This support is equalled only by amazing support of you – our community.

So please don’t think for a minute that we think we do this ourselves. We know that it is first the mums, second our supporters who make all this happen.

We are just so happy to have you all on our side. THANK YOU.

 

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Are you a mum on maternity leave? Become a MoM with us!

It is so easy to help out mums with children under five who are living in insecure accommodation. It is as simple as making friends. Simply come along, play, and then go with our mums and minis to another fun session during the week.

We ask for a commitment of 6 weeks only and you will get full training, support and supervision.

What could be nicer than becoming part of the wider community and doing some good just by being yourself and doing what you would be doing anyway with your baby.

Get in touch to talk it through – the first group of volunteers started in September and have been successful in creating community and accompanying our mums to outside events.

Join our new tranche of mums and be part of the Magpie magic.

contact us to find out more.

 

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We asked the Mayor about the use of B&Bs: this is the response….

At the first full council meeting under Rokhsana Fiaz’s Mayoralty (Mayorship?!) we asked a question – on behalf of our mums and minis who are still being placed in hotels such as the one below – about the use of B&Bs for families.

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She answered. See our question and her response here. We LOVE the words “compassion and care”. We understand – maybe better than most – the enormity of the problem. But we are SO heartened by this transparent and straightforward response.

Question 19 from the Magpie Project

 Southwark council have eliminated the use of paid by the night bed and breakfast accommodation for families. Our social services and housing departments are still placing families fleeing domestic violence or families with children in this poor quality, noisy, intimidating environment. Can the council pledge to move towards a goal of no families with children in b and b accommodation by end 2019.

The Mayor has pledged to tackle homelessness with compassion and care, and the new administration will be looking to transform our homeless services and develop innovative forms of temporary accommodation, as well as increasing the delivery of council-owned homes at social rents. However, we are in the early stages of this new administration, and the scale of the challenge is significant.

 

Unfortunately changes in the Housing market and the Housing Benefit regime since 2011/12 has acted to increase both the numbers and the length of use of this type of temporary accommodation to meet our statutory responsibilities. In 2011/12, the Council received 624 homelessness applications, of which 248 were accepted, but by 2017/18 this had grown to 1793 of which 1143 were accepted.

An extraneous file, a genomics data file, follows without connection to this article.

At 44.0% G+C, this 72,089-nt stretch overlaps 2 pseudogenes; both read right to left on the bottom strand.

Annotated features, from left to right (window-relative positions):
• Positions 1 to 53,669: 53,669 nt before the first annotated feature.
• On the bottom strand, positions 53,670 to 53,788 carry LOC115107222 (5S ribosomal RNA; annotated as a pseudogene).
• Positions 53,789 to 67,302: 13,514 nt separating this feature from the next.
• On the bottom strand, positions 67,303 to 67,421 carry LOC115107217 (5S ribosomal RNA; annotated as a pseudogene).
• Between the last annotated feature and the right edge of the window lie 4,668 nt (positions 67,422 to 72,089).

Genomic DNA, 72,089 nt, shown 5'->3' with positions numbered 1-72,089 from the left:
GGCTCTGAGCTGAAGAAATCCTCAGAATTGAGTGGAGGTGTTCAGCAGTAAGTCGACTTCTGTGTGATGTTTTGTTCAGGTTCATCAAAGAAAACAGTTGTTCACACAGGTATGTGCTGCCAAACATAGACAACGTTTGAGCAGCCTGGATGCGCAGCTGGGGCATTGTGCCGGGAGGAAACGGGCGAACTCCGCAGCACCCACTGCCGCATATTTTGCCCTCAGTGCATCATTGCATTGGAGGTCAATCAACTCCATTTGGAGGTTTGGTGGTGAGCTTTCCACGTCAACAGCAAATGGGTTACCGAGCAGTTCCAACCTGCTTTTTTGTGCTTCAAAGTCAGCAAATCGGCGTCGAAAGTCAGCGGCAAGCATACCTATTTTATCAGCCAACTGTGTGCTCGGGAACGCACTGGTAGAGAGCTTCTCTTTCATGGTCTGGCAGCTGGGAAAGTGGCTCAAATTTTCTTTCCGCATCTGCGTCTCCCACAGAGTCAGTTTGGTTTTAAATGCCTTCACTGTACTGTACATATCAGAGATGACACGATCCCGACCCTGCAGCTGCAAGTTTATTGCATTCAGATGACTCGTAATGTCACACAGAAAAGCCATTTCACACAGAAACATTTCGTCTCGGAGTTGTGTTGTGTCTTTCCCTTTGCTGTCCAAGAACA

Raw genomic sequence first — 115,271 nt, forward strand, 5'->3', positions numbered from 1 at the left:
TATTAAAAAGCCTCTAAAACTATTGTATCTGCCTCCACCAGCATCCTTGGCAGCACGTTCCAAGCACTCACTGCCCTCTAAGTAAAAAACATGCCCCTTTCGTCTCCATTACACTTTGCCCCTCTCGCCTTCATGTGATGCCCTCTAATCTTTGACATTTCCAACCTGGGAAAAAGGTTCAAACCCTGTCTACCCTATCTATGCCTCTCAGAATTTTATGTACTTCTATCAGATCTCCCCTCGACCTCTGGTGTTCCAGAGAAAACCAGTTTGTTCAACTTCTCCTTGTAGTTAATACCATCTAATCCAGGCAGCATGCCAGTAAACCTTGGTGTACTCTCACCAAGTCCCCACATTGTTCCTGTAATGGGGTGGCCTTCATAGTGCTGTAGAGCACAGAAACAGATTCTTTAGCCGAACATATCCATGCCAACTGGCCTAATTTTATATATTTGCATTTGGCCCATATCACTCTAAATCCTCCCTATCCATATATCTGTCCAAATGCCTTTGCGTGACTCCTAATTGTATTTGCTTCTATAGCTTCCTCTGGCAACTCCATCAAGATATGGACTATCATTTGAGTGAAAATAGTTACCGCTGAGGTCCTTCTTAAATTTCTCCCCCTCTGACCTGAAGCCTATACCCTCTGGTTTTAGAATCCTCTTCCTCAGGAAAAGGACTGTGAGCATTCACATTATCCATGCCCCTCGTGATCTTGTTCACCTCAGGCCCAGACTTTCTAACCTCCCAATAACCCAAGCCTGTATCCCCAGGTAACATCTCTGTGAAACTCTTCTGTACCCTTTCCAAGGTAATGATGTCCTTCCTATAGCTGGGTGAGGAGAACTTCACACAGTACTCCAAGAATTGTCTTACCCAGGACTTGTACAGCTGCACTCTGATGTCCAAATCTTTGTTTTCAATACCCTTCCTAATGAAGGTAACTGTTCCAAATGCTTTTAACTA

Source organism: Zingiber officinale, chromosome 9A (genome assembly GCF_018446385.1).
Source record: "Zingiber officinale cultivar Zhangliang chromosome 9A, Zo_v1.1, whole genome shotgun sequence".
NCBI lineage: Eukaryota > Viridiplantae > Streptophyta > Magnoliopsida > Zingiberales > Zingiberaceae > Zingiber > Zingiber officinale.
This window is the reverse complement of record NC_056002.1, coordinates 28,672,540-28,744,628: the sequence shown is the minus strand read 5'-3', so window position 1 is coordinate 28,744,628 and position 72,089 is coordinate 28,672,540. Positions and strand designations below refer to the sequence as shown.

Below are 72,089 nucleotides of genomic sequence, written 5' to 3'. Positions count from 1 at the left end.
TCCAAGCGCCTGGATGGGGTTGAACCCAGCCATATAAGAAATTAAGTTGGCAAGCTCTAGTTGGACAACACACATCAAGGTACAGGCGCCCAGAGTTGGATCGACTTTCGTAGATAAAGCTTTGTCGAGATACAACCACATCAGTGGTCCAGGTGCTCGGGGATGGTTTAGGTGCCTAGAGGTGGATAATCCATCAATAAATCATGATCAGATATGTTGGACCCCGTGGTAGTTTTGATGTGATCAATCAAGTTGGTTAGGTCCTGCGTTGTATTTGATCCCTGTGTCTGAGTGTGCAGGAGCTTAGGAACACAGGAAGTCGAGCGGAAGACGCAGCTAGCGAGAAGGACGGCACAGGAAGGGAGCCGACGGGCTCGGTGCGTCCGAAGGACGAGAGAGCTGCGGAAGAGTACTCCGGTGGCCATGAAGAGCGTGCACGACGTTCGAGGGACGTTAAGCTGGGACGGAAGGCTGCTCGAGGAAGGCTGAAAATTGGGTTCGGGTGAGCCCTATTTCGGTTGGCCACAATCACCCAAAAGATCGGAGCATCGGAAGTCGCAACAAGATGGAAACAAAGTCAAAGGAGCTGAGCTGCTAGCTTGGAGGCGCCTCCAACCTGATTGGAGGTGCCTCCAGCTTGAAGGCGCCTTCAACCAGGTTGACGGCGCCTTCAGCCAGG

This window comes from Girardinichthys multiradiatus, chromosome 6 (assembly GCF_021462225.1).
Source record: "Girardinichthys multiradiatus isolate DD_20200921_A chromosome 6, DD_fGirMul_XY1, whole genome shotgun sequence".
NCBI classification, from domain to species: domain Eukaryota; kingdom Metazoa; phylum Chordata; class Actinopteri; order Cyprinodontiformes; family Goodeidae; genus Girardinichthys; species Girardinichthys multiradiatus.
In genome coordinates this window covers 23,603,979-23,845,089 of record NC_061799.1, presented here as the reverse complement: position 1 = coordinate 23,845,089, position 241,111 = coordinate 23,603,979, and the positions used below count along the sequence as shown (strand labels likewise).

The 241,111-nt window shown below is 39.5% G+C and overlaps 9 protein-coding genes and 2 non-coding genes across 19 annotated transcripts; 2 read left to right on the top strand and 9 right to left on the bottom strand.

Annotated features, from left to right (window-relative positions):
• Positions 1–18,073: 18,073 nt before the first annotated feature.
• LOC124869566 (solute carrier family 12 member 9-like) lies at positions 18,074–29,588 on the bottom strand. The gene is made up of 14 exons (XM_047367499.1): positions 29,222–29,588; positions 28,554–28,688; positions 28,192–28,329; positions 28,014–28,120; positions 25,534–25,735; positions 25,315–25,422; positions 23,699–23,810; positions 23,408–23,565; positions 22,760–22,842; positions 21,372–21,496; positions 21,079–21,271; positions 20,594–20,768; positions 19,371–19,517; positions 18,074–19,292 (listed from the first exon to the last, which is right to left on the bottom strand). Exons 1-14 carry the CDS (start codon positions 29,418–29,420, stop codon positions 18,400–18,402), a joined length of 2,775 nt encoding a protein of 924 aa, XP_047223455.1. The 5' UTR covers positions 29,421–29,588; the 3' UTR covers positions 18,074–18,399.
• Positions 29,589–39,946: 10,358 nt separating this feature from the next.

Over the same period 2012 – 2018, the Council has seen the demand for nightly paid accommodation increase, whereby 148 households were in this form of accommodation in March 2012, but this had risen to 2904 households at the end of March 2018. Unfortunately, current forecasts are indicating that these numbers could continue to grow.

 

It has been this Council’s practice for some years to avoid the use of bed and breakfast/shared accommodation for homeless households who have dependant children or a member of the household is pregnant. The Council’s response has been to procure only self contained accommodation for this household group, albeit nightly paid, whilst it is determined whether the Council owe the main homelessness duty.

 

In the circumstances as part of work designed to transform the homelessness offer a health and safety survey has been commissioned for this year of all temporary accommodation, which has commenced with looking at that which is nightly paid. This will culminate in a comprehensive tenant survey.

 

However it is clear that alternative move on accommodation to that which the Council has relied upon for a number of years will continue to reduce and therefore the Council will be  looking at innovative ways in meeting the manifesto pledge to provide additional accommodation at affordable  rents, which includes a  programme of purchasing property, converting Council buildings where appropriate, considering the use of modular housing schemes on the many sites with a meanwhile use in the Borough and collaborative  procurement of private rented sector accommodation with London Councils.